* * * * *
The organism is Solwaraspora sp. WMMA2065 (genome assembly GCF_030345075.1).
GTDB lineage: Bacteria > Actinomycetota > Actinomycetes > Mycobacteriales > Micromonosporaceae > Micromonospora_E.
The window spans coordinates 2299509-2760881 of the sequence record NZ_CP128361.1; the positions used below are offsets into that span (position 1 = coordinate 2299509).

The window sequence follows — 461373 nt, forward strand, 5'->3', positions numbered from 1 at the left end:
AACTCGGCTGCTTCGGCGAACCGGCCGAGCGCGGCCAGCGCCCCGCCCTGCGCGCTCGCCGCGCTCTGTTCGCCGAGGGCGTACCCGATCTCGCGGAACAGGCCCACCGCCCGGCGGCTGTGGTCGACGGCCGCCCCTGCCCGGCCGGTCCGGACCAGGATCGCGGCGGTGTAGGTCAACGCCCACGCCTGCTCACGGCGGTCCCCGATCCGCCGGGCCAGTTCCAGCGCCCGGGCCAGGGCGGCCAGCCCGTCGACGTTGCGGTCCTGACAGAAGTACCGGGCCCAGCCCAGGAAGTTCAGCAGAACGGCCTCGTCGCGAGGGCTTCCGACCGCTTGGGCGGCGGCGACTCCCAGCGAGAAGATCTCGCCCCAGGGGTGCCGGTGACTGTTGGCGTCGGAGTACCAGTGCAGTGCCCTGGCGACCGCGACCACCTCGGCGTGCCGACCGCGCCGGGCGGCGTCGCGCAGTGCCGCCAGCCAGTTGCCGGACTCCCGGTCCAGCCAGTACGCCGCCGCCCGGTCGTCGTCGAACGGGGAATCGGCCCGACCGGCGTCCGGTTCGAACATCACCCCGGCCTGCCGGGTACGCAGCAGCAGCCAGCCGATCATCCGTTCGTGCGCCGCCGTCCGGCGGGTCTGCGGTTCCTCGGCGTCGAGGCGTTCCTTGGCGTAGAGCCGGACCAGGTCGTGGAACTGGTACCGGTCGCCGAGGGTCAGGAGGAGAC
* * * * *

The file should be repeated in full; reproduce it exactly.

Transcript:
The organism is Solwaraspora sp. WMMA2065 (genome assembly GCF_030345075.1).
GTDB lineage: Bacteria > Actinomycetota > Actinomycetes > Mycobacteriales > Micromonosporaceae > Micromonospora_E.
The window spans coordinates 2299509-2760881 of the sequence record NZ_CP128361.1; the positions used below are offsets into that span (position 1 = coordinate 2299509).

The window sequence follows — 461373 nt, forward strand, 5'->3', positions numbered from 1 at the left end:
AACTCGGCTGCTTCGGCGAACCGGCCGAGCGCGGCCAGCGCCCCGCCCTGCGCGCTCGCCGCGCTCTGTTCGCCGAGGGCGTACCCGATCTCGCGGAACAGGCCCACCGCCCGGCGGCTGTGGTCGACGGCCGCCCCTGCCCGGCCGGTCCGGACCAGGATCGCGGCGGTGTAGGTCAACGCCCACGCCTGCTCACGGCGGTCCCCGATCCGCCGGGCCAGTTCCAGCGCCCGGGCCAGGGCGGCCAGCCCGTCGACGTTGCGGTCCTGACAGAAGTACCGGGCCCAGCCCAGGAAGTTCAGCAGAACGGCCTCGTCGCGAGGGCTTCCGACCGCTTGGGCGGCGGCGACTCCCAGCGAGAAGATCTCGCCCCAGGGGTGCCGGTGACTGTTGGCGTCGGAGTACCAGTGCAGTGCCCTGGCGACCGCGACCACCTCGGCGTGCCGACCGCGCCGGGCGGCGTCGCGCAGTGCCGCCAGCCAGTTGCCGGACTCCCGGTCCAGCCAGTACGCCGCCGCCCGGTCGTCGTCGAACGGGGAATCGGCCCGACCGGCGTCCGGTTCGAACATCACCCCGGCCTGCCGGGTACGCAGCAGCAGCCAGCCGATCATCCGTTCGTGCGCCGCCGTCCGGCGGGTCTGCGGTTCCTCGGCGTCGAGGCGTTCCTTGGCGTAGAGCCGGACCAGGTCGTGGAACTGGTACCGGTCGCCGAGGGTCAGGAGGAGAC